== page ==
This is the list of Frequently-Asked Questions about J V Farming Ltd (JVF). Click each one for answers to most of the common questions people ask about JVF. If you can't find the answer to your question below please don't hesitate to send us a message.
1. How many people do JVF employ?
An operations manager + 4 other full time tractor drivers.
2. How many tonnes an hour does your combine achieve?
We have managed the 60t/hr output that the book says it can achieve on a good crop of feed wheat, but it's not something you would be able to average in a day consistently with all the field moves we have to make, also our driers would groan terribly if the moisture was above 18%!
3. What is the yellow flowering crop that I see in the fields in April/May and what is it grown for?
The yellow flower belongs to the oilseed rape plant. If you click on the link to the oilseed rape crop at the top of each map in the Maps section of the website you can learn more about the crop.
4. Why do you leave grass margins around your fields?
Margins provide a wide range of potential benefits, such as: creating new habitat for small mammals, invertebrates and birds; protecting habitats from sprays, fertiliser and cultivation; protecting archaeological or historic features from damage by mechanical operations and are generally supported via various environmental schemes.
5. Do any of your crops get grown for use as renewable energy?
Until the Anaerobic Digestion plant at Rainbarrow Farm was built we grew oilseed rape as an energy crop break crop, which could have been used in biodiesel. Now our main break crop is maize that is grown for the digester and produces about 200m³ of biogas/tonne, this is about 60% more efficient than using oilseed rape for biodiesel.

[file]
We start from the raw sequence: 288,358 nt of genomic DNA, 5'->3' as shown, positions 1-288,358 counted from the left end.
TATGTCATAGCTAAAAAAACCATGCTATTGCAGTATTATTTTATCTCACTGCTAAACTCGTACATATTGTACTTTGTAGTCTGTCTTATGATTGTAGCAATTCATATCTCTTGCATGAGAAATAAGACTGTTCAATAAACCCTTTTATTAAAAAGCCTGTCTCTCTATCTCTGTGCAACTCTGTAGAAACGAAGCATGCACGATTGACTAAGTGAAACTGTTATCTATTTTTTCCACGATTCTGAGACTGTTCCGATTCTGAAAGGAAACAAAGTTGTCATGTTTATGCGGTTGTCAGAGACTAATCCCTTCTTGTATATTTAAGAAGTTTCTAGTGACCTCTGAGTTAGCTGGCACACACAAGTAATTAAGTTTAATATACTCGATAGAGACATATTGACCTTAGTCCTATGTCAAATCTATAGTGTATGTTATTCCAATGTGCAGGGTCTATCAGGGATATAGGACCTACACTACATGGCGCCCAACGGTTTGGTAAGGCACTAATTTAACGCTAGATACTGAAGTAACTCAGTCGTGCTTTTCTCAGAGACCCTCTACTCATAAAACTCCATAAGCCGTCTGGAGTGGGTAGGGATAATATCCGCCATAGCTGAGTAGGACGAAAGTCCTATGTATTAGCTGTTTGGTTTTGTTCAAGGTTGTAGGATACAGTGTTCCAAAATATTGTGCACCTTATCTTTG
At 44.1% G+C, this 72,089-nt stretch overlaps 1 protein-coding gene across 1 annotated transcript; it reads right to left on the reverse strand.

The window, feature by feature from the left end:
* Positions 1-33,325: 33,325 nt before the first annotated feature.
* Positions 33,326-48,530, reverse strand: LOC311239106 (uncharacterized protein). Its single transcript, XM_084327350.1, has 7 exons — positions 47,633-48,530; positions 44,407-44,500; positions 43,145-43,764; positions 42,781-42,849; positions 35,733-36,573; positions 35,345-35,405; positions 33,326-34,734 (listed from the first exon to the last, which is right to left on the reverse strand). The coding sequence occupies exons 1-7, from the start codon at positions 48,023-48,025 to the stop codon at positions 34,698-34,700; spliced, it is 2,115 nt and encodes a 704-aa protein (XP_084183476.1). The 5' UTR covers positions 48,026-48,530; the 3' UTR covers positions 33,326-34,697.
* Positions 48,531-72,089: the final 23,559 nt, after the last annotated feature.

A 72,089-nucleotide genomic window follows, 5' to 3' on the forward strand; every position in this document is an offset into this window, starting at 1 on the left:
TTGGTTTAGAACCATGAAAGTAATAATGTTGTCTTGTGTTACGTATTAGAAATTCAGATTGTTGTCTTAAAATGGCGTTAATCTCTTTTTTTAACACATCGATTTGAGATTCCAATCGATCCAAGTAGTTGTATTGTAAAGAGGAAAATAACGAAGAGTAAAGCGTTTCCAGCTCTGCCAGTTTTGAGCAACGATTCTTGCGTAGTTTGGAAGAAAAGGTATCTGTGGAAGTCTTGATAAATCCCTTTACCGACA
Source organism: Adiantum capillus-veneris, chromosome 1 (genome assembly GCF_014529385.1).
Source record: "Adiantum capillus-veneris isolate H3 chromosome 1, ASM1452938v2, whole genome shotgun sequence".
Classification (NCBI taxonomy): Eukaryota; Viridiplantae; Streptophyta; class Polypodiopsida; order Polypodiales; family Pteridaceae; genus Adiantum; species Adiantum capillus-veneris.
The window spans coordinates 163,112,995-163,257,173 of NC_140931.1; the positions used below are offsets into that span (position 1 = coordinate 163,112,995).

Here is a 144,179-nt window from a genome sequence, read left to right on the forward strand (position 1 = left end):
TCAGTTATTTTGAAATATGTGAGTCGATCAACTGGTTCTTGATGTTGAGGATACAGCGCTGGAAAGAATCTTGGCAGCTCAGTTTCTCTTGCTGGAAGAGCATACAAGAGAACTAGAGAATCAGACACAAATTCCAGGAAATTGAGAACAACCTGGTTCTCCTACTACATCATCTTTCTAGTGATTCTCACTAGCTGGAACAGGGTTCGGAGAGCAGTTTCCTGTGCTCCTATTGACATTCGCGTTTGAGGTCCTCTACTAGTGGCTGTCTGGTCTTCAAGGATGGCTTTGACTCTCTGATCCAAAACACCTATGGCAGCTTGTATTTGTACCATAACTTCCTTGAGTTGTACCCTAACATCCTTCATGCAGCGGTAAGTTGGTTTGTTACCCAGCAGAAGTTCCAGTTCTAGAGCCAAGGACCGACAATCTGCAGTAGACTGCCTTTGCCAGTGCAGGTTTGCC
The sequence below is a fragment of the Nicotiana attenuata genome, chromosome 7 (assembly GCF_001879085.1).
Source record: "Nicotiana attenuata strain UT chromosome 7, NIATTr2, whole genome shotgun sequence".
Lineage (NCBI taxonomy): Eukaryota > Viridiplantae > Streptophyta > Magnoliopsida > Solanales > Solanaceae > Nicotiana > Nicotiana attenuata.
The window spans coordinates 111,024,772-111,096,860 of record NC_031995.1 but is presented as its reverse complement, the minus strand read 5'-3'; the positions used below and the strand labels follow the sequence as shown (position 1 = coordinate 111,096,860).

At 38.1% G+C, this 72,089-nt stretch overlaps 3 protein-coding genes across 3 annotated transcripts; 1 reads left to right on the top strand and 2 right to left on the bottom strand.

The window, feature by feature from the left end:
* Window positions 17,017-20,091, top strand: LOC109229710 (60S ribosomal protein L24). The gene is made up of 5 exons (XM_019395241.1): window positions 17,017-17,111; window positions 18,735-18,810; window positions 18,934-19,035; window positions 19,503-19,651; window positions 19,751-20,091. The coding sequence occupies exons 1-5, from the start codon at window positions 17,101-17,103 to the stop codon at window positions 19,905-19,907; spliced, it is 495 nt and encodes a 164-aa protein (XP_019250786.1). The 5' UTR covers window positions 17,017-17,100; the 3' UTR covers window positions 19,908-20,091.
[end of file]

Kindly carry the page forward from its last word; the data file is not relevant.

6. Why do you grow different crops in the fields each year?
'Rotations' of crops and the use of 'break crops' such as oilseed rape/peas/beans is needed to prevent disease build up in the crops, which can be catastrophic if a disease like 'Take All' gets hold, this will literally take large sections of the crop because the root structure is damaged beyond repair. Our own main rotation is wheat followed by spring barley, followed by oilseed rape, and then back to wheat.
7. Why do you cut only one side of your hedges and leave the other side?
The reason could either be that because of some of the environmental schemes that we can enter stipulate that the hedges should be cut every other year to encourage more flowers and berries for wildlife, so it could be that the farmer has chosen to leave one section of farm/hedge and not the other to alternate the work needed to be done, or it could be simply that on one side of the hedge the farmer is in a scheme, and the on the other side the farmer isn't, or is cutting his hedges in a different sequence.
8. Where does all the grain go when it is loaded into trailers and leaves the field?
From the field it is usually taken to a drying plant where if the moisture content of the grain is above the correct storage temperature for the crop (generally between 14 & 15%) it is dried down for storage to await it's final delivery to it's market, or it could be tipped directly in to a store if it's already dry enough, or it may be tipped somewhere into a temporary store from where it would probably be taken to a large central co operative store that the farmer is a member of rather than have the expense of his own storage, and dried and stored there.
9. How many of you are there in the Joint Venture, and how long has it been operating?
There are 4 of us that have an equal share in the Joint Venture at the moment, and if you look at the link in the Opportunities section of this website that takes you to the National Farmer article that was written about us in April, you can find out more about us. The business was first registered in April 2002.
10. I would like to work in agriculture. Where would I find out more about getting started?
Probably your best opportunity would be to make contact with your nearest agricultural college, find out if any of their courses suit you to get properly qualified and then look for a job, or maybe ask them if they know of any farmers that might provide work opportunities in agriculture or an apprenticeship.
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